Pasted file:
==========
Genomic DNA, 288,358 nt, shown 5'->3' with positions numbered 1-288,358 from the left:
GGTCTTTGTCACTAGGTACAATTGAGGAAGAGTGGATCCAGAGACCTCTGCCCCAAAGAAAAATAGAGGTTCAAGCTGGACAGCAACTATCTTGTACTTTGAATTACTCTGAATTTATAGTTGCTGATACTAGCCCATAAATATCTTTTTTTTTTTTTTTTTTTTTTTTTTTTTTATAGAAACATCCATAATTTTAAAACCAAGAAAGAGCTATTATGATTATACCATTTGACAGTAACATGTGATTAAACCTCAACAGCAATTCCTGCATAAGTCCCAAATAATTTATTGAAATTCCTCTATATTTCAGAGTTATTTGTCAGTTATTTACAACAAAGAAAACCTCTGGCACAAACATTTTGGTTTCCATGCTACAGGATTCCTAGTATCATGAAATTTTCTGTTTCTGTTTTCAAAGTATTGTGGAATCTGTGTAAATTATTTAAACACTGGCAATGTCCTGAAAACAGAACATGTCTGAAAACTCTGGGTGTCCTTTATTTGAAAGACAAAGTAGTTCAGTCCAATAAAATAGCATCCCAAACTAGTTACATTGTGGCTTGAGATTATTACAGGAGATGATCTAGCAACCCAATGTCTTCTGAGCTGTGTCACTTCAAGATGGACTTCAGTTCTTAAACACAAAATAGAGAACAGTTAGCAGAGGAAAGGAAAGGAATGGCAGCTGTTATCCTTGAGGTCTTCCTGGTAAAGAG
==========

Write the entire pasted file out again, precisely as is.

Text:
Genomic DNA, 288,358 nt, shown 5'->3' with positions numbered 1-288,358 from the left:
GGTCTTTGTCACTAGGTACAATTGAGGAAGAGTGGATCCAGAGACCTCTGCCCCAAAGAAAAATAGAGGTTCAAGCTGGACAGCAACTATCTTGTACTTTGAATTACTCTGAATTTATAGTTGCTGATACTAGCCCATAAATATCTTTTTTTTTTTTTTTTTTTTTTTTTTTTTTATAGAAACATCCATAATTTTAAAACCAAGAAAGAGCTATTATGATTATACCATTTGACAGTAACATGTGATTAAACCTCAACAGCAATTCCTGCATAAGTCCCAAATAATTTATTGAAATTCCTCTATATTTCAGAGTTATTTGTCAGTTATTTACAACAAAGAAAACCTCTGGCACAAACATTTTGGTTTCCATGCTACAGGATTCCTAGTATCATGAAATTTTCTGTTTCTGTTTTCAAAGTATTGTGGAATCTGTGTAAATTATTTAAACACTGGCAATGTCCTGAAAACAGAACATGTCTGAAAACTCTGGGTGTCCTTTATTTGAAAGACAAAGTAGTTCAGTCCAATAAAATAGCATCCCAAACTAGTTACATTGTGGCTTGAGATTATTACAGGAGATGATCTAGCAACCCAATGTCTTCTGAGCTGTGTCACTTCAAGATGGACTTCAGTTCTTAAACACAAAATAGAGAACAGTTAGCAGAGGAAAGGAAAGGAATGGCAGCTGTTATCCTTGAGGTCTTCCTGGTAAAGAG